A-List: Best Boston Movies

By J. Don Birnam

October 1, 2015

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We have covered the best movies about The Big Apple, as well as the best movies about Los Angeles. But with the Oscars season poised to shine a Spotlight and performing a Black Mass on Beantown, today we look at the best movies about Boston.

Research for this column revealed that, while movies about our two largest cities have been around since the dawn of the genre, the Boston movie is a much more recent phenomenon. Not only that, but the Boston movie has a very specific genre in almost all of its incantations: a crime movie. One could argue that Boston crime movie is a genre in and of itself today, but I have not found many of these films going back more than 15 or 20 years. (If you know of others, Tweet me here and let me know!).

Thus, while it turns out that Los Angeles movies were dark, noir-esque, and somber (surprisingly) and that New York movies were unexpectedly poetic and romantic (both the opposite of the stereotypes I have in my head about those cities), the Boston cliché fits the mold. Boston, the cradle of our Revolution and one of our most beautiful cities, is nevertheless a place with a dark underworld of crime and vice that manifests itself in film. Perhaps it helps that talented artists with Boston roots (think Ben Affleck and Matt Damon) have emerged to make movies about their hometown.

The rules will be the same as for the L.A. and NYC columns: the movie has to be primarily set in or about Boston. A passing glance or reference is not enough. This unfortunately disqualifies some good movies that have critical scenes in Boston, for example the X-Men sequel X2, or the fantastic War of the Worlds. I’ve also in the past discussed my adoration for the Aaron Sorkin baseball drama Moneyball, but the scenes in Boston are too attenuated to really make it a movie about Boston.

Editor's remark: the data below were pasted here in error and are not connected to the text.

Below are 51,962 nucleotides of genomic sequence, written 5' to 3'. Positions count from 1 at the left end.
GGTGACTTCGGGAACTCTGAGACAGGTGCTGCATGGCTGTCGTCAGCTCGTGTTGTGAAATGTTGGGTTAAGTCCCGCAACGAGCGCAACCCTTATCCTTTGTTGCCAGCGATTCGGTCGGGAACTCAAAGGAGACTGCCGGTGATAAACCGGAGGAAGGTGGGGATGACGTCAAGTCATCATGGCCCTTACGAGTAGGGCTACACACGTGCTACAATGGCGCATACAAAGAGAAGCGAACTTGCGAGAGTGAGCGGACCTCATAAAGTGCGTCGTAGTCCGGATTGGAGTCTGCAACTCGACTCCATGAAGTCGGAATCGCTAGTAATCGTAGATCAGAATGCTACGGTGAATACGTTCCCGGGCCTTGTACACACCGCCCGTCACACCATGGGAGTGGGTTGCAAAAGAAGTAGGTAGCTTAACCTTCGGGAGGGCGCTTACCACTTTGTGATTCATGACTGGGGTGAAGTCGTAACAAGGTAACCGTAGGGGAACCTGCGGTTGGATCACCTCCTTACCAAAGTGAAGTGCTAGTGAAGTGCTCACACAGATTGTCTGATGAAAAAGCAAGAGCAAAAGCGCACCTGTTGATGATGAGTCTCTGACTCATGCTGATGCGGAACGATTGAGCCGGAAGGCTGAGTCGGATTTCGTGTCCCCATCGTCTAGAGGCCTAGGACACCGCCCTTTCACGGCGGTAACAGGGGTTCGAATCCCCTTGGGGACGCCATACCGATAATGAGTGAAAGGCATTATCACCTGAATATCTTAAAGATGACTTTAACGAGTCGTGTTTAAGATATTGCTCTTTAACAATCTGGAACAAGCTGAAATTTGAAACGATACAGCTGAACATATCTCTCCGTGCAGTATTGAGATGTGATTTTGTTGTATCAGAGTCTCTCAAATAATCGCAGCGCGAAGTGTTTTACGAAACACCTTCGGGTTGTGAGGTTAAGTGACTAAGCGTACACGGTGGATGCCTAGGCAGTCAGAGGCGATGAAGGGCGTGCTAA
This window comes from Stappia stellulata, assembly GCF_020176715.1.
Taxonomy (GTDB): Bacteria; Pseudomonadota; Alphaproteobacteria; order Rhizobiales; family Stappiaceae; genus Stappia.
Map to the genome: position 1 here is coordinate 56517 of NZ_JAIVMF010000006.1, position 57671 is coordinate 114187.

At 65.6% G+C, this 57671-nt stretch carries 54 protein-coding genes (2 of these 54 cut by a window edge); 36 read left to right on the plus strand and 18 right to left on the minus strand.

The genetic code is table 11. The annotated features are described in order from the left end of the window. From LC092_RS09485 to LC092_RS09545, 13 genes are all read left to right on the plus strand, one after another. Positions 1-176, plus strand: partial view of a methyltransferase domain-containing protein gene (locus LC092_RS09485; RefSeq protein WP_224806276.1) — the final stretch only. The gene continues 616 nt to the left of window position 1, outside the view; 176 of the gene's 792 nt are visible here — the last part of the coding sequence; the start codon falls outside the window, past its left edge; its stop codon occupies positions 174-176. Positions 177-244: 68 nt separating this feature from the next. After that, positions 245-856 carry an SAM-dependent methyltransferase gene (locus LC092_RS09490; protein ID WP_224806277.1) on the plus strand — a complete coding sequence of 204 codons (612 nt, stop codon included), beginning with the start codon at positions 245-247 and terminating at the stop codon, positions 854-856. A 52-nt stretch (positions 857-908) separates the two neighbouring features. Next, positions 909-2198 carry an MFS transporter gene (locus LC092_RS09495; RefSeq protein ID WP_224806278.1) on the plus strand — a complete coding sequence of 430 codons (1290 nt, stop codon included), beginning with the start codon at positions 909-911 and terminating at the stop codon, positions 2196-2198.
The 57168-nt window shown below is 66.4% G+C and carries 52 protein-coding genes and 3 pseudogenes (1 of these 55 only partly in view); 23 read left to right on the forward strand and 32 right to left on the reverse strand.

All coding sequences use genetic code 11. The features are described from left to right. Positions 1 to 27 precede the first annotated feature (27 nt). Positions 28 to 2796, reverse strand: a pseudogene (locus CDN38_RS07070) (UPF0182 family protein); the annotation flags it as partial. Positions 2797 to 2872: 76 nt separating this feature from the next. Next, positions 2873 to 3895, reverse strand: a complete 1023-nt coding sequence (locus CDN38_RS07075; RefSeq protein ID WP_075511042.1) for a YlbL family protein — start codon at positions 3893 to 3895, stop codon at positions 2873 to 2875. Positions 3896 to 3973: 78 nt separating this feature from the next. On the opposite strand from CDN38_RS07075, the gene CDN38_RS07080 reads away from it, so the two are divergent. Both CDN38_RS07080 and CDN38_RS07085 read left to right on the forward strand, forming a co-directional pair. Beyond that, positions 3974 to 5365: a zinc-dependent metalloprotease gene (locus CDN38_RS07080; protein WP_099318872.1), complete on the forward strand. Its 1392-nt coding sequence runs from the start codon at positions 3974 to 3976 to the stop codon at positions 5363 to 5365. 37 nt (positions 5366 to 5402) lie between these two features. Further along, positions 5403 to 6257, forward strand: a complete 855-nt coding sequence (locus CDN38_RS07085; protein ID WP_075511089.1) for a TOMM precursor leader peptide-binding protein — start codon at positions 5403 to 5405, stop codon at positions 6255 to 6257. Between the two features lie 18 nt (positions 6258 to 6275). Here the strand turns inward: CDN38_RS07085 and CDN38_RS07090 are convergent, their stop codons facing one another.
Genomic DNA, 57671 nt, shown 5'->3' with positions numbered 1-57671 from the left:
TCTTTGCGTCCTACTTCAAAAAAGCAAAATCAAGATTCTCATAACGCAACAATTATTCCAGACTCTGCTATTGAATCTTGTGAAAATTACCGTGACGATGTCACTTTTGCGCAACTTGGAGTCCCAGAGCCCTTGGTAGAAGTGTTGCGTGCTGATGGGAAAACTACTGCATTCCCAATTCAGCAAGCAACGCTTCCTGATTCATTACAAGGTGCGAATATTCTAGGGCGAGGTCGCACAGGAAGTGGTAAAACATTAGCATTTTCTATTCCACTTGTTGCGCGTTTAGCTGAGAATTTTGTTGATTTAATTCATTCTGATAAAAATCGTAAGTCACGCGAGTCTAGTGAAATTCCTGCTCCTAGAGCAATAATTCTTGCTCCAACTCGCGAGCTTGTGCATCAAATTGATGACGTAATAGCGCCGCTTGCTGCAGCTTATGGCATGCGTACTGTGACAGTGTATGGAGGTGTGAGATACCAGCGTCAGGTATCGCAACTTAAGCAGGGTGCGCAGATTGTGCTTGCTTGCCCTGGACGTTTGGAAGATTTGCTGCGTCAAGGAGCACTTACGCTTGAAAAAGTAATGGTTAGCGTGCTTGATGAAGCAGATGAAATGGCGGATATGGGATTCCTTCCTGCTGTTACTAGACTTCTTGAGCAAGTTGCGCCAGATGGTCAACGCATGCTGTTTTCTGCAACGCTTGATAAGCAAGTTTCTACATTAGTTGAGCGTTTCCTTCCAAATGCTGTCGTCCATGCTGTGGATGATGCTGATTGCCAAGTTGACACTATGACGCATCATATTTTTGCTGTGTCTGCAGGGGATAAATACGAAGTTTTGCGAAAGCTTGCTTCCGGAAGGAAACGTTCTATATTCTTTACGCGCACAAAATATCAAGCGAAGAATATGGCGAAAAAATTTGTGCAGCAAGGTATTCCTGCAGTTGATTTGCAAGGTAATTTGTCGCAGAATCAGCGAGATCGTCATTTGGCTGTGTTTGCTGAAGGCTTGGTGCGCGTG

As for honorable mentions, I’ll list two: Good Will Hunting and The Town. I know it’s controversial, but I’ve never found much love for Hunting’s somewhat trite story of a misunderstood-genius who gets the girls with the help of quirky professor story. It was in some ways a reprise of Dead Poet’s Society and in others the same story as the latter drama A Beautiful Mind. I never find much inspiration in those stories without taking anything away from their performance. And The Town is a fantastic movie, a Best Picture nominee, no less, but when it comes to Ben Affleck-directed films, it is elsewhere that you will find my pick.

Oh, and one final thing: do not expect to see the horrific Fever Pitch on the list. Yeah, what could be more Boston than a movie about the 2004 ALCS and Red Sox season? But even typing those words hurts, so let’s leave it at that.

5. The Verdict (1982)

The oldest movie about Boston that I could find was Sydney Lumet’s courtroom drama The Verdict. I’ve spoken about this movie in the past as a courtroom drama. But the Paul Newman vehicle is also a good Boston movie because it pits two infamous factions of Boston society against each other - the legal establishment against the religious and political machine. In scenes that presage the upcoming Oscar contender Spotlight, Newman’s boozy, washed-up attorney has to confront the Catholic Church herself in his quest for redemption and good. But, like Spotlight and most other movies about Boston, redemption comes at a price and is never ultimately achieved. The well has been so poisoned by the evil you are pursuing that you inevitably get infected yourself - if not by stooping to their amorality to stop them, then simply by being around them. In the process of becoming a hero, the savior is destroyed. That is the story of The Verdict. That is the story of Spotlight. That is the story of Boston.

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